Some of the new favorite games to play (that are not our own) this year has been the great games by Games Workshop under the banner of Warhammer. We like them all, from Warhammer Underworlds, to the Age of Sigmar, to 40K and Kill Team. Of course, you don't enter that hobby without it changing you some. Here's what Warhammer has done to AnSR Games.
What is Warhammer?
If you have never had the chance to experience a Warhammer game, here's a brief description that does little justice to the games. Warhammer is, at its core, a miniatures war game that you play with figures that you assemble like a model kit and paint in colors of your heart's desire.
Games of Warhammer 40,000 (the far-future version of the game) and Warhammer Age of Sigmar (the fantasy version of the game) take 1-3 hours to play (at least in our house), and include lots of dice rolling and finding ways to mitigate the luck (or lack therof) of the dice.
Warhammer Underworlds is a card and board game variation of the game that lets you build a deck like Magic the Gathering. You use that deck and your personal war band to compete with another player who has done the same in hopes to score as much points in 12 turns by doing things on your Objective cards. Those games are far shorter and feel different.
Warhammer Impact 1: Time
The first thing Warhammer has done to us is make us play a game that takes longer than 45 minutes to play. Generally speaking, we like shorter games. We make shorter games. Now, we have games that take 2 hours (or a couple of nights, depending on the time we have to play.) This has done 2 things to us.
The end result? Some of our recent designs are distillations and shorter versions of longer games we like, so we can play that kind of game more often. In fact, we have a really good deck-building game that plays like a longer one that we like, but is done in 20 minutes or less with up to 4 players. And, yes, we've started working on a miniatures game that is portable and shorter.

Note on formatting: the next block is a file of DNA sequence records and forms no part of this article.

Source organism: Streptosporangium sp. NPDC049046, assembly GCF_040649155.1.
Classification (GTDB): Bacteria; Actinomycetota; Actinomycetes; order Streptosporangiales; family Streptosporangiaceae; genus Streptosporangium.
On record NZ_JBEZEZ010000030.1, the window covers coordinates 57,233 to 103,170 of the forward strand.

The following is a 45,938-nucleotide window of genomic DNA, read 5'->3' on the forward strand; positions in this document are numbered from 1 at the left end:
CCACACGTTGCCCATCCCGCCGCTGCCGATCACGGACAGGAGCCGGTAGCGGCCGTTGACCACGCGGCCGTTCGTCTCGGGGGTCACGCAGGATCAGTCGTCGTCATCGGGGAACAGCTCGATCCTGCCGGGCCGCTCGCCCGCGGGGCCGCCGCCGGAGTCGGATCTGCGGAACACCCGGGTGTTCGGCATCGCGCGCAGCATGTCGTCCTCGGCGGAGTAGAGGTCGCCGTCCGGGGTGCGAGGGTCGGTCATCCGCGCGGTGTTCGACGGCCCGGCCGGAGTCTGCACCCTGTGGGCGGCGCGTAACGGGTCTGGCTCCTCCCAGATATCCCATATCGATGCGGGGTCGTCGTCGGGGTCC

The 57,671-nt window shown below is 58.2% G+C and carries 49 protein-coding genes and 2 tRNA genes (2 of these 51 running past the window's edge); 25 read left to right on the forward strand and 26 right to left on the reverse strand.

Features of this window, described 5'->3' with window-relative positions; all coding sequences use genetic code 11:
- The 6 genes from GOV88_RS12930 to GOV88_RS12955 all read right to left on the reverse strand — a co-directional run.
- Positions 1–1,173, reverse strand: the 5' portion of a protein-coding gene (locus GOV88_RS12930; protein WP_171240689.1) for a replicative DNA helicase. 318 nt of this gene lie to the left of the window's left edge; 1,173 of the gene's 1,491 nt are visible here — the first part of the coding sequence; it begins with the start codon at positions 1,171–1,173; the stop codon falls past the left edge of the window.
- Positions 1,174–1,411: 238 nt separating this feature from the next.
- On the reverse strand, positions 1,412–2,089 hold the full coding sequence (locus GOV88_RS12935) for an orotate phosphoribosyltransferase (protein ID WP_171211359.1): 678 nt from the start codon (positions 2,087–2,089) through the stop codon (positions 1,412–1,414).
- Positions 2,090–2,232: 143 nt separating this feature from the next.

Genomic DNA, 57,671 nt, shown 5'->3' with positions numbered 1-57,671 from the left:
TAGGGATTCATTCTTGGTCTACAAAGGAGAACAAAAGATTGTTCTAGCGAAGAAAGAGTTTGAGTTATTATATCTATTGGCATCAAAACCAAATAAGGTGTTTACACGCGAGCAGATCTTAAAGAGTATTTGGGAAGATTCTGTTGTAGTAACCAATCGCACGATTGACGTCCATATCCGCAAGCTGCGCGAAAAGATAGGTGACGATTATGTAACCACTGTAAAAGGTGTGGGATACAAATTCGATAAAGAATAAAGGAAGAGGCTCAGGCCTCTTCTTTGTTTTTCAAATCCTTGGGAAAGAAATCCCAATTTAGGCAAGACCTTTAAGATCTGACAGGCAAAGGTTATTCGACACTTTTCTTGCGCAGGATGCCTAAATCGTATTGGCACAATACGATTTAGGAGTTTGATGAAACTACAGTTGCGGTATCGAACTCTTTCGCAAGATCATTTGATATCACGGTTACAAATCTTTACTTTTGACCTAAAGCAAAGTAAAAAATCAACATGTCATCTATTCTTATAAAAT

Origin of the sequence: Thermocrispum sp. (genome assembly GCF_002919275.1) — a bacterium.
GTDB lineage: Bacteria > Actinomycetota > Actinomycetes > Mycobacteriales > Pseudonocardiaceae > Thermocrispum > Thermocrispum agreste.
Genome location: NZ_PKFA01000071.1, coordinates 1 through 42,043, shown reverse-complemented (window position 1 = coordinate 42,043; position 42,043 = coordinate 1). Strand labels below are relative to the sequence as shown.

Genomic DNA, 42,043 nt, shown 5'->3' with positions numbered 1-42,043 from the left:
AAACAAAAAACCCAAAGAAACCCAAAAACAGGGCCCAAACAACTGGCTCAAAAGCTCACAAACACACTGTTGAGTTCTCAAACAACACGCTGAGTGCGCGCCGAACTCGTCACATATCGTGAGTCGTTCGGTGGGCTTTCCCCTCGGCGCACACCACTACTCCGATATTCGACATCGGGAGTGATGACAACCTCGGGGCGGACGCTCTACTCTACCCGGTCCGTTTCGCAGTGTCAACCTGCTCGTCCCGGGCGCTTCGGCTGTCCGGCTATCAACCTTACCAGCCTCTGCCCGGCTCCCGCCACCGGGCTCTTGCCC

Warhammer Impact 2: Planning
Part of the hobby of Warhammer is building models with clippers and glue. Another part of it is painting the minis you made in various colors to evoke a feeling or ascribe to a certain group. this is terribly fun. In fact, it is something none of us really ever did or enjoyed, and we really like spending the time on it. It is kind of like taking time to build a deck of cards in a CCG or some such. It also is a process that has made us more diligent in our actions we take to make games.
For instance, there is a time to build models, and then, if you want to spray paint them outside to get a good undercoat on them for painting. You have to wait for the right weather conditions. Too cold, too hot, or too humid, and the paint will do bad things. You have to plan to do these things in a particular order.
How does this impact us? It has made us more diligent in planning our game projects. As such, we will have nearly 20 products for sale by the end of this year. we've finished more in the last year than we have in nearly a decade because of this new diligence and planning... and it happened by accident.
Warhammer Impact 3: Upgrades
While we really have taken a shine to this new hobby in our life, a few design things make the game more fiddly than we're used to. We're used to streamlined rules, games, and timeframes, so shortcuts for longer games really appeal to us. One of the things we really like are the cards used for Warhammer Age of Sigmar. It is a fantastic way to get right into the action. We also like the Learn to Play rules included with Warhammer Underworlds. It is a simple way to introduce players to the basics of a game. Unfortunately, Warhammer 40,000 starts off with cards and an easy way to play in the starter set, but then devolves to a series of book-flipping or app usage and small rules made to limit dice probabilities. Even the skirmish game, Kill Team, has some parts that we find a little fiddly.
If you compare the 2 games, the rules for Age of Sigmar have been far easier to teach new players, and the use of cards has made it a design favorite. The awesome world of 40,000 and some of the nuances of the rules and factions have drawn us to play a little more of that in the house. Underworlds is just a different game altogether, and we play in local tournaments for that game because it is so fast.
Being game designers, we became inspired by a lot of what we saw and things that we wanted to have when playing some of the games. To that end, we have made the following Fan Expansions that we plan to release later this year.
Thank you, Warhammer
If we never play another game of Warhammer, the various lessons and ways it has changed our inherent game design thinking has been worth it. That being said, we'll be playing more Warhammer... hopefully with some great little expansions we have in the works.
-Aaron from AnSR